The Embarrassment of Riches: An Interpretation of Dutch Culture in the Golden Age

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Vintage Books, 1997 - History - 698 pages
17 Reviews
Schama explores the mysterious contradictions of the Dutch nation that invented itself from the ground up, attained an unprecedented level of affluence, and lived in constant dread of being corrupted by happiness. Drawing on a vast array of period documents and sumptuously reproduced art, Schama re-creates in precise detail a nation's mental state. He tells of bloody uprisings and beached whales, of the cult of hygiene and the plague of tobacco, of thrifty housewives and profligate tulip-speculators. He tells us how the Dutch celebrated themselves and how they were slandered by their enemies.



"History on the grand scale...An ambitious portrait of one of the most remarkable episodes in modern history."--New York Times


"Wonderfully inclusive; with wit and intense curiosity he teases out meaning from every aspect of Dutch seventeenth-century life."--Robert Hughes

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Review: The Embarrassment of Riches: An Interpretation of Dutch Culture in the Golden Age

User Review  - Reilly Noetzel - Goodreads

I did not read this book cover to cover, but rather read certain chapters that pertained more closely to my interests. This book is a cultural, intellectual, and gender based history of the ... Read full review

Review: The Embarrassment of Riches: An Interpretation of Dutch Culture in the Golden Age

User Review  - Sean Muhlstein - Goodreads

A diffuse and scholarly examination of the various social, religious, political and environmental factors that shaped the Dutch mindset during their 17th century "Golden Age." While simultaneously ... Read full review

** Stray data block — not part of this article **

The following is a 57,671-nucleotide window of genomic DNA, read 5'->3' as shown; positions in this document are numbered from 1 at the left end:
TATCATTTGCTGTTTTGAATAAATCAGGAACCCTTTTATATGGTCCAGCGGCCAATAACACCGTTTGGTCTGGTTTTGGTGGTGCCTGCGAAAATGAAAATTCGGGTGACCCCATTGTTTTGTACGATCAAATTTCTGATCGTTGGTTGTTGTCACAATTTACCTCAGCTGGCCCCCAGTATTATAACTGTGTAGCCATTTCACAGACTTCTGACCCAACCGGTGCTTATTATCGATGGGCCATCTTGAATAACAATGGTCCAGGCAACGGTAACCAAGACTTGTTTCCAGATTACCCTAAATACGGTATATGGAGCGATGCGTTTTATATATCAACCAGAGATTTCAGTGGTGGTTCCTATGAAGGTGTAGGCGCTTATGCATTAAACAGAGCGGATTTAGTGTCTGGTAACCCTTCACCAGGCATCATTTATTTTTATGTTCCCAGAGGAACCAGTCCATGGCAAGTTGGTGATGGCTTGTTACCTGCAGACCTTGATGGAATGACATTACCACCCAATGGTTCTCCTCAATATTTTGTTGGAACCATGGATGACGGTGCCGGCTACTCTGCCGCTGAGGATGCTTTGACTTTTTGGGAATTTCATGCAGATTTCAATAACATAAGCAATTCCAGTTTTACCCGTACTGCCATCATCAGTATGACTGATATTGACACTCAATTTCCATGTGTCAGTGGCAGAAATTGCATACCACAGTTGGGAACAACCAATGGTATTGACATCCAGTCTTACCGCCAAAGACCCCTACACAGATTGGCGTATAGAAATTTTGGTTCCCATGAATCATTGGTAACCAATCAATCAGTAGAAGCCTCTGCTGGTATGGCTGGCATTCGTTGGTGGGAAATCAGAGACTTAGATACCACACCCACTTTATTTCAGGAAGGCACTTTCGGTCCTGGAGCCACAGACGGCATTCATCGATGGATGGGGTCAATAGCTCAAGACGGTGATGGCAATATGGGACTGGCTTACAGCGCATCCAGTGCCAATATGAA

Contents

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xi
II
3
III
13
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About the author (1997)

Simon Schama is an historian, educator, and writer. He was born in London, England on February 13, 1945. Schama earned a B.A. in history in 1966 from Cambridge University and later became a fellow of Christ College. Schama was a Fellow and Tutor in Modern History at Brasenose College, Oxford from 1976 to 1980. He also was an Erasmus Lecturer in the civilization of the Netherlands at Harvard University in 1978, and from 1980 to 1993 he was Professor of History and Mellon Professor of the Social Sciences and Senior Associate at the Center for European Studies. Schama has been the Old Dominion Professor of Humanities at Columbia University since 1993, teaching in the history, art history and archaeology departments. Schama's 1977 book, Patriots and Liberators: Revolution in the Netherlands, 1780-1813, received the Wolfson Prize for history and the Leo Gershoy Memorial Prize of the American History Association. Another book, Citizens: A Chronicle of the French Revolution, won the NCR Prize for Nonfiction. Schama also worked as an art critic for The New Yorker and has written historical and art documentaries for the BBC. In 2001 he received the CBE. In 2006 Schama earned the National Book Critics Circle Award for Nonfiction for Rough Crossings. His more recent works include A History of Britain and The Sory of the Jews, both written in multiple volumes.

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